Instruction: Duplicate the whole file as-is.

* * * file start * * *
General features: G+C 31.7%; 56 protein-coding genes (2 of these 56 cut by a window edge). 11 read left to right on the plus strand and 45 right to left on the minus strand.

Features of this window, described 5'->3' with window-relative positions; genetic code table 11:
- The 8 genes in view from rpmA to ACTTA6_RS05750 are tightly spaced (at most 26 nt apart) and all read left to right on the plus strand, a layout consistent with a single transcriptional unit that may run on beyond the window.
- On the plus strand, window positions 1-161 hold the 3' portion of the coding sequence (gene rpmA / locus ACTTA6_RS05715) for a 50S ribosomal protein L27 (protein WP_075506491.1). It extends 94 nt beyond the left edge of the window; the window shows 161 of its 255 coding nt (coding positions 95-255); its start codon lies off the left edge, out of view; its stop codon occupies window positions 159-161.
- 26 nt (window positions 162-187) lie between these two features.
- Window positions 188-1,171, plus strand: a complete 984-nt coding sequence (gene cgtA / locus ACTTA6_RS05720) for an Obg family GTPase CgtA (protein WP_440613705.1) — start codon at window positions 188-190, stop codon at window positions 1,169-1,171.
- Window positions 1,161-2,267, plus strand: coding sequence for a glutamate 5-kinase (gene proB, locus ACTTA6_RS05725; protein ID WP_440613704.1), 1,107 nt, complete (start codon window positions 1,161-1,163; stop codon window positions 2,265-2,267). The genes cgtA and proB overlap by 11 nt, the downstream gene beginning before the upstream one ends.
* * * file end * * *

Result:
General features: G+C 31.7%; 56 protein-coding genes (2 of these 56 cut by a window edge). 11 read left to right on the plus strand and 45 right to left on the minus strand.

Features of this window, described 5'->3' with window-relative positions; genetic code table 11:
- The 8 genes in view from rpmA to ACTTA6_RS05750 are tightly spaced (at most 26 nt apart) and all read left to right on the plus strand, a layout consistent with a single transcriptional unit that may run on beyond the window.
- On the plus strand, window positions 1-161 hold the 3' portion of the coding sequence (gene rpmA / locus ACTTA6_RS05715) for a 50S ribosomal protein L27 (protein WP_075506491.1). It extends 94 nt beyond the left edge of the window; the window shows 161 of its 255 coding nt (coding positions 95-255); its start codon lies off the left edge, out of view; its stop codon occupies window positions 159-161.
- 26 nt (window positions 162-187) lie between these two features.
- Window positions 188-1,171, plus strand: a complete 984-nt coding sequence (gene cgtA / locus ACTTA6_RS05720) for an Obg family GTPase CgtA (protein WP_440613705.1) — start codon at window positions 188-190, stop codon at window positions 1,169-1,171.
- Window positions 1,161-2,267, plus strand: coding sequence for a glutamate 5-kinase (gene proB, locus ACTTA6_RS05725; protein ID WP_440613704.1), 1,107 nt, complete (start codon window positions 1,161-1,163; stop codon window positions 2,265-2,267). The genes cgtA and proB overlap by 11 nt, the downstream gene beginning before the upstream one ends.